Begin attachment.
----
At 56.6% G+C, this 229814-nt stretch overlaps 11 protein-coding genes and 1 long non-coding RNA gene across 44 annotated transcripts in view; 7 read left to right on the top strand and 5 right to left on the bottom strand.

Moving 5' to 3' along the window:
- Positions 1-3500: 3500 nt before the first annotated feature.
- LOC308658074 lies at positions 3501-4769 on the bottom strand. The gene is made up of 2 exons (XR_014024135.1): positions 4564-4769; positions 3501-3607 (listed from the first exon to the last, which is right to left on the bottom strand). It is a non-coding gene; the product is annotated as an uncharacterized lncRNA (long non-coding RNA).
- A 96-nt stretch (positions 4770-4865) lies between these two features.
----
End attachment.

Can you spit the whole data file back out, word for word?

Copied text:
At 56.6% G+C, this 229814-nt stretch overlaps 11 protein-coding genes and 1 long non-coding RNA gene across 44 annotated transcripts in view; 7 read left to right on the top strand and 5 right to left on the bottom strand.

Moving 5' to 3' along the window:
- Positions 1-3500: 3500 nt before the first annotated feature.
- LOC308658074 lies at positions 3501-4769 on the bottom strand. The gene is made up of 2 exons (XR_014024135.1): positions 4564-4769; positions 3501-3607 (listed from the first exon to the last, which is right to left on the bottom strand). It is a non-coding gene; the product is annotated as an uncharacterized lncRNA (long non-coding RNA).
- A 96-nt stretch (positions 4770-4865) lies between these two features.